We were warned that once we parked for this phase, we’d be on foot for the rest of the time, which is again probably logistically necessary, but is arguably the worst time to be away from your van from an extended period of time, since when I really needed a nap, I didn’t have a place to take it. This was even more of an issue for our team, because (as you might remember from Part 1 of this recap posted about nine years ago) we had an oversized van, and as a result we had to park in a lot farther away from things than the intended garage, so going back to rest in the van was even less feasible. Probably the only thing that could cause me to be even less comfortable would be if when we left the van I forgot to bring my daily acid reflux medicine that prevents me from having heartburn when I eat or drink. So guess what I did?
Anyway, all of the above left me in a crankiness spiral where I wasn’t a very pleasant teammate, and I probably didn’t process the puzzles well enough that it makes sense to do a full blow-by-blow recap. So let me just mention some of the puzzles I remember liking most, and then I’ll summarize the endgame…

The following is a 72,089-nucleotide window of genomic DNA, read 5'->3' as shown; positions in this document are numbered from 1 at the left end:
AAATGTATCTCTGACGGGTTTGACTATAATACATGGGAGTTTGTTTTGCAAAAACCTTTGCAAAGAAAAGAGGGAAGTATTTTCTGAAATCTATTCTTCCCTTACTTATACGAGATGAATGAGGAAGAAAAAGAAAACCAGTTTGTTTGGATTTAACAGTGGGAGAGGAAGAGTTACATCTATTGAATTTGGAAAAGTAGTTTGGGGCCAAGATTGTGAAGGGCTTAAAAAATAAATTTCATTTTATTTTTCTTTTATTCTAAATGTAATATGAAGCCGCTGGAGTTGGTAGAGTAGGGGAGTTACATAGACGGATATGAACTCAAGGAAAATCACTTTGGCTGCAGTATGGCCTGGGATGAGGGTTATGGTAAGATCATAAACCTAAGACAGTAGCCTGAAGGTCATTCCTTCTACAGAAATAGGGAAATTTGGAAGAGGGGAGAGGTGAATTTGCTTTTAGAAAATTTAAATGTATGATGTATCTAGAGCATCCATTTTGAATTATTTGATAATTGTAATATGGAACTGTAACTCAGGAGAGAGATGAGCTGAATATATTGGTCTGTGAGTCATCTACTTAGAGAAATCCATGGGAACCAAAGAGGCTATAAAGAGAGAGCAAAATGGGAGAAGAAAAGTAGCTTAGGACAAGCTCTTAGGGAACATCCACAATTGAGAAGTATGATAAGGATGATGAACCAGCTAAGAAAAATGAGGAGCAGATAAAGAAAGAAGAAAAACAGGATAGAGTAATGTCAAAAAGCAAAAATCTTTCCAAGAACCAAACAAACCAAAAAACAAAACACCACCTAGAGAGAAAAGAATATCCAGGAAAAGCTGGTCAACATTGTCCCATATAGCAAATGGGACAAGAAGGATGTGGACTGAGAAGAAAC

I already skipped over describing the puzzle we had to solve en route to Boston, which was one of the only puzzles we actually solved in the van. This was also one of the times we might have needed a laptop, since we had a bunch of Lovecraftian Christmas carol parodies on a USB, but our van had about eight places to plug in a USB, and one of them came on over the car stereo. I took the very important role of music box cranker, and while I didn’t find the carols as funny as some people did, I did enjoy IDing the melodies.
We were given a magnetic white board to use for some of the remaining puzzles, which was really convenient given that we had a lot of jigsaw-style puzzles coming up. I worked on one based on the Greenway labyrinth that was clever but a bit frustrating, and the one I enjoyed more was a “brick by brick” puzzle where we had to build a grid to accommodate a bunch of phrases with the word FISH in them. The concept of that one was not groundbreaking, but it hit a good level of difficulty for my weary brain. The other half of our team was working on a much harder puzzle at the time, and when we went to help them finish, I could see why they took longer… they definitely drew the short straw.